SEE Theories and Postcolonial Studies - Part 4

posted by sab on 2006/08/23 15:34

[ SEE Theories and Postcolonial Studies ]

Post(-)Colonial Aloofness

Travelling and blogging seem to go well together for other people, I find it rather difficult to remember what I wanted to blog the day before when I read things like this. Actually, it just makes me angry more than I could explain, and question my whole interest in Postcolonialism, Balkanism and all other -isms. Maybe that's why the following article, found on nettime on the 19th of August, was the cherry on top of my postcolonial pie with balkan cream.

The article has first been published on Bidoun, a magazine on arts and culture from the middle east, and can be found here on nettime.

Modern Incline Modern Decline

Francesco Bonami

From BIDOUN Spring/Summer 2006

In December 2005 of 2005, I participated in a symposium organized by Bob
Storr at the Venice Biennale with the appealing title: Where Art Worlds
Meet: Multiple Modernities and the Global Salon. It meant what it said.
There were "different art worlds" trying to become one big artworld,
people talking about different versions of modernities, the global and the
global salon itself. Like many other symposiums, it was an excuse to
create meaning around an exhibition, and the level of incoherence was
accordingly very high.

When the term postcolonial was said for the 7,487th time, establishing a
record - surpassing the number of performances of the Phantom of the
Opera, and even Cats, the two longest-running shows in Broadway history -
I searched desperately for my 44 Magnum to randomly shoot a couple of
speakers and a few nodding listeners. Unfortunately, I'd left the gun at
home that day. So I decided that I no longer give a fuck about
colonialism, precolonialism, post-colonialism, neocolonialism,
hyper-colonialism, homemade colonialism, organic colonialism, low-fat
colonialism or semi-colonialism. I really don't. Not to say the we cannot
change the world we live in, but we cannot do so before accepting that the
world we live in is just that - not some kind of fiction with multiple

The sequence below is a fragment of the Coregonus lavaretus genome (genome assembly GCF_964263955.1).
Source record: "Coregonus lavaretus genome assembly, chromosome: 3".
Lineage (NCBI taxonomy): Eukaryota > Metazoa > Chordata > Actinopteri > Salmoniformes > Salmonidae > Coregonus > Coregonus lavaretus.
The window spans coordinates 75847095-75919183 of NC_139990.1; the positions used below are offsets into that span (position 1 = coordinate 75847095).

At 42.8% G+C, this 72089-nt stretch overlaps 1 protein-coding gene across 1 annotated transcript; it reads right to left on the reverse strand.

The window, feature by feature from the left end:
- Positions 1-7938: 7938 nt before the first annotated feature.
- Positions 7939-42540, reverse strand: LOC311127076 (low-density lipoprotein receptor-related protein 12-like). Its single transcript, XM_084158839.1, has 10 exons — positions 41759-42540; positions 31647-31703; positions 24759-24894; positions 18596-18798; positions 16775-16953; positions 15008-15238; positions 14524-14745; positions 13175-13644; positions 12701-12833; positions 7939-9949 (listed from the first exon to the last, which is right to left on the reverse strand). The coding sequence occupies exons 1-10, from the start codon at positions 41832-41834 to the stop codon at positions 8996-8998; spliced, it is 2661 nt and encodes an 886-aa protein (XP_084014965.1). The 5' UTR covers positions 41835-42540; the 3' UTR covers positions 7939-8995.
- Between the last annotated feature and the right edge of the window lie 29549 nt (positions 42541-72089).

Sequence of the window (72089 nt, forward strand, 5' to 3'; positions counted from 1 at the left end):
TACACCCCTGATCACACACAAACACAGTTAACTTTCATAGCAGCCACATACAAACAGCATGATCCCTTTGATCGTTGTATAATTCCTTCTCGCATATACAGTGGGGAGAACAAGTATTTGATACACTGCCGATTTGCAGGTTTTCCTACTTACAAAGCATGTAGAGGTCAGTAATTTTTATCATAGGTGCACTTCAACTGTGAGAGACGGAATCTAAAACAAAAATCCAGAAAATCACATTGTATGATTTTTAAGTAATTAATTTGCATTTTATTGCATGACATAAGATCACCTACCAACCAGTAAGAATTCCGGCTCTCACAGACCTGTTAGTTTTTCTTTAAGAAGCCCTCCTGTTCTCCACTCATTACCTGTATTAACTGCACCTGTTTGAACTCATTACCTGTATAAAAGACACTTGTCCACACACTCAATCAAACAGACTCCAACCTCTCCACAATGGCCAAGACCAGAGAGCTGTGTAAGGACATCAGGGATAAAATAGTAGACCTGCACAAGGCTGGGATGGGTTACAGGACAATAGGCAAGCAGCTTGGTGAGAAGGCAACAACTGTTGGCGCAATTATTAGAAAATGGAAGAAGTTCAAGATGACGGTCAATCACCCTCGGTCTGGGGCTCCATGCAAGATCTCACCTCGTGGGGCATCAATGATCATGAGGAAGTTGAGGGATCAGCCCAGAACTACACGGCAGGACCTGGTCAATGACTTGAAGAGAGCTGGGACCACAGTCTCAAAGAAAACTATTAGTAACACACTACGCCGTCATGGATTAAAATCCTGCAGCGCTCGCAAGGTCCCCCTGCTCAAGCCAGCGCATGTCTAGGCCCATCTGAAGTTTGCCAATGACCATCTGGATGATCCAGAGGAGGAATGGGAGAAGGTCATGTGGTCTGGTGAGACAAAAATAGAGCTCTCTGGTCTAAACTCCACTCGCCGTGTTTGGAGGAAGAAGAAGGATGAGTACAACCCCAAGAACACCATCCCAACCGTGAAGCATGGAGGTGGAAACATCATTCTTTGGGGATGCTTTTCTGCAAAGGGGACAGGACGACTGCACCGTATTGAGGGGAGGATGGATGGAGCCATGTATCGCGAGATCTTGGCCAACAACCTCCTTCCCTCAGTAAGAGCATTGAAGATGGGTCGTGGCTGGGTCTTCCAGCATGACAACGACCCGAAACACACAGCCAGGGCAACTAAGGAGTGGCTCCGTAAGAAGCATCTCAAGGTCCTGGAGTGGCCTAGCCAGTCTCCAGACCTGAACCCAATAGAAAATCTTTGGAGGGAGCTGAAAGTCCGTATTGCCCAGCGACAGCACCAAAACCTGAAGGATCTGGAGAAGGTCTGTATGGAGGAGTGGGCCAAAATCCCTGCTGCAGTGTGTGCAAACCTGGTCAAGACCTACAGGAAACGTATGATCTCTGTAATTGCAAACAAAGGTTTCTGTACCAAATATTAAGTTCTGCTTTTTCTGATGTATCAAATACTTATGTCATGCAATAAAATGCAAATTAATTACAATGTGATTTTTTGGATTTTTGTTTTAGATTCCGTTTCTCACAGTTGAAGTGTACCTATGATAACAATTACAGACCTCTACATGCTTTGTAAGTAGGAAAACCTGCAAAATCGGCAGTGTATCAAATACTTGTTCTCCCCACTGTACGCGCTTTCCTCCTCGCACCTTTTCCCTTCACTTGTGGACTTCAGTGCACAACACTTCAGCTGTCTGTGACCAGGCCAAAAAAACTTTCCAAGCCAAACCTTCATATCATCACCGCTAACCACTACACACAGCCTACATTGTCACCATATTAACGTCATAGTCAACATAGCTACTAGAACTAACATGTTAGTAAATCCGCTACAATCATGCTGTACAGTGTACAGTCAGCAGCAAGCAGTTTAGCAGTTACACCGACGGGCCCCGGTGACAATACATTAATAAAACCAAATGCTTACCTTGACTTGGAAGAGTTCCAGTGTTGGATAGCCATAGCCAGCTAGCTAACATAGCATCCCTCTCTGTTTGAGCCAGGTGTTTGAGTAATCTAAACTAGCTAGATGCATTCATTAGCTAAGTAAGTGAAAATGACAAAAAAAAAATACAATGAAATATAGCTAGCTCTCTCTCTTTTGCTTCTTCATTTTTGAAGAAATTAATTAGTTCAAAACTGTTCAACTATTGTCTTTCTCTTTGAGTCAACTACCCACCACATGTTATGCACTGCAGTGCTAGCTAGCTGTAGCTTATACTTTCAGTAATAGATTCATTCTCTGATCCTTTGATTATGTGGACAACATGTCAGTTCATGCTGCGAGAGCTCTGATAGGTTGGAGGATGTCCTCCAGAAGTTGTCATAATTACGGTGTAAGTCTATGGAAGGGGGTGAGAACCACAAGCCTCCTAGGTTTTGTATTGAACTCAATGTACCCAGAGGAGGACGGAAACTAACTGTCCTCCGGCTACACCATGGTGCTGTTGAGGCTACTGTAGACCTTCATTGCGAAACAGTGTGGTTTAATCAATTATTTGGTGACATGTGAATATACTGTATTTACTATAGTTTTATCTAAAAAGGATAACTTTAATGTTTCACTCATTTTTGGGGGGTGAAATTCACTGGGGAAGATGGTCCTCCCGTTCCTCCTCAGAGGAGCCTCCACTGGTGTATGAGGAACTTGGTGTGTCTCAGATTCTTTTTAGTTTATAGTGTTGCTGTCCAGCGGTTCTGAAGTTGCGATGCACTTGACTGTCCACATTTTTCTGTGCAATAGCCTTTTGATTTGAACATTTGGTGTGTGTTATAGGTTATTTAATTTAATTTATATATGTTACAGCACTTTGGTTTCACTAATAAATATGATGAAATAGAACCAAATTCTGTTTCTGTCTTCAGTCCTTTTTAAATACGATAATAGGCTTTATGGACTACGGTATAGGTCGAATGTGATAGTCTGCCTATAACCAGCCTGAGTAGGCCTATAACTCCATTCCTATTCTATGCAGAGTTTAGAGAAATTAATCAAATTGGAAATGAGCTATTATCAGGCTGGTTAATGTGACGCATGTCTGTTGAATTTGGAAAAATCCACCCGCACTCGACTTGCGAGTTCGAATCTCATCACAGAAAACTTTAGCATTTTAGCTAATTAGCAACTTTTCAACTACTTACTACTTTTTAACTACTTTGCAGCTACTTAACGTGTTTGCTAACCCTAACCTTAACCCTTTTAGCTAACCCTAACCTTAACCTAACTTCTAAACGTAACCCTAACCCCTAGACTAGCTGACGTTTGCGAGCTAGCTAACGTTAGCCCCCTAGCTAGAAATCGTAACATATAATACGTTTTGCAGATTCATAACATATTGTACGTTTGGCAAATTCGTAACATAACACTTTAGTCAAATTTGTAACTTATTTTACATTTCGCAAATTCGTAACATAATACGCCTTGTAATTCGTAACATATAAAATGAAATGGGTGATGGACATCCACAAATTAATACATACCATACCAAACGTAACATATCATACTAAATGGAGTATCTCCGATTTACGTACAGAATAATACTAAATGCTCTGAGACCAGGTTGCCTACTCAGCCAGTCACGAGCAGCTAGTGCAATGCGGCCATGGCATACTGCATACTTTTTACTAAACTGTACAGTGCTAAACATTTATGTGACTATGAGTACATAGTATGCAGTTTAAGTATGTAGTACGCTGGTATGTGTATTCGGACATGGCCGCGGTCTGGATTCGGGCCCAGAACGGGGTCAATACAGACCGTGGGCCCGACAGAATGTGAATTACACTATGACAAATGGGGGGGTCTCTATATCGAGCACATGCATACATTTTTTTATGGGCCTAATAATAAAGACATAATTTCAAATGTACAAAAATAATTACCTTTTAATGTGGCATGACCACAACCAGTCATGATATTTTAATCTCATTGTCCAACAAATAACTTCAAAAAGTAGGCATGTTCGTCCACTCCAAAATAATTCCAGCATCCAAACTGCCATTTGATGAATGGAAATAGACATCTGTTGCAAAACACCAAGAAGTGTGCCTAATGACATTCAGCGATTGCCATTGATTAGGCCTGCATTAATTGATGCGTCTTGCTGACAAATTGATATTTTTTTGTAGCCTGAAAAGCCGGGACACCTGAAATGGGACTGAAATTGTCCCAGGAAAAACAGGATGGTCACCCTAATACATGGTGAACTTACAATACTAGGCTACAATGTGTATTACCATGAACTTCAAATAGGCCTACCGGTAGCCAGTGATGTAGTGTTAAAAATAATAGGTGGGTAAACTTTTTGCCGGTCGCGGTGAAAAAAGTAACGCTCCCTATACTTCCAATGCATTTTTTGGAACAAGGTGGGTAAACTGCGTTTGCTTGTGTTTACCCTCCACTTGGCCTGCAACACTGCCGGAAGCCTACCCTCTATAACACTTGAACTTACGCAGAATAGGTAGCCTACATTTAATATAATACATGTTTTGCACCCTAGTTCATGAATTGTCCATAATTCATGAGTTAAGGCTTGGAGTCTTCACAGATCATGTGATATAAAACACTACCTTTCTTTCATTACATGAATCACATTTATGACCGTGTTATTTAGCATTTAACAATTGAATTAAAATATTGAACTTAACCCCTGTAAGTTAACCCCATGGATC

In fact, Venice, as a city and a former colonial power, is the perfect
example of how power can eventually rot, molder and putrefy, how colonial
hubris can be transformed into a mass rape of tourists. Venice is the best
example of postcolonial malaise. Sustaining power requires modernity. A
city needs cars, not gondolas; taxis, not a transportation mafia.
(Amsterdam, the 'Venice of the North', has no gondolas, plenty of cars,
and a taxi mafia second to none, or it must be Goa, India -- yrs truly)
Yet modernity is only One; the plural that has been used and abused so
often during the last decade is a delusion. One modernity, that's it. One
fucked-up modernity, for sure, but one and the same. One could paraphrase
the title of one of Matthew Barney's works here: a "modern incline" exists
as well as a "modern decline." There are countries, institutions, artists,
critics and curators who experience the incline of modernity, and those
who live its decline.

There are other places, but no other realities, at least not in the
artworld. Too bad Homi Bhabha declined his invitation at the last moment,
preferring to stay in the golden cocoon of Harvard, the ultimate example
of an auto-colonial, supermodern cultural organization. Whoever blames him
for doing so is an hypocrite. The privilege of the last-minute refusal is
a result of modernity. The only possibility of finding another way to be
modern is to create a modern way to relinquish privileges, or to try to
invent new modern institutions and organizations elsewhere - to detach
ourselves from the modern center to which, in one way or another, we are
all gravitating for accreditation, self-celebration and recognition.

As long as we haven't abandonned the idea that the postcolonial is the
last surviving global underground, the last factory for a possible
revolution of the mind, we will continue to sit around a long table
farting theories on the Darkness of our Modern Hearts. We are at best
post-colloquial; we're no longer listening to anything but to our own
theories. We refuse to cope with the fact that we are either in a modern
world gone berseck or in a world that never succeeded in being modern in
the first place. I care exclusively about art that speaks to the world -
be it in the local, the marginal, the center or the bottom. Anything else
is completely irrelevant. Bad art exists everywhere, for every reason. Bad
taste, lack of ideas, colonialism, corruption, religion, incinerated
modernity, stale modernity, whatever. Bad is bad, good is mostly good.
Heraclitus was convinced that we become who we are. And so am I. A dwarf
is a dwarf, Kate Moss is Kate Moss. And we cannot change any of the above,
but we can make the best of it instead of conducting a "discourse" that is
a cheap fiction. The Venice symposium was basically that: a fiction about
and mockery of ourselves. Would you like to know where art worlds meet? In
one and the same world, in the very same places, with more or less the
same people. Multiple modernities? No way! And the global salon?
Considering the mess going down these days, it's more of a Global Saloon,
with swinging doors, the pianist, the good guys and the bad guys all
playing poker together.


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The imagineSEE-weblog is a space about ideas, images, (re)inventions and (re)constructions of and about the Balkans, from outside and within SEE.

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This is a part of the collage 'The Black File' by Croatian artist Sanja Ivekovic, who will be represented at documenta 12 (16/6-23/9) in Kassel this year.

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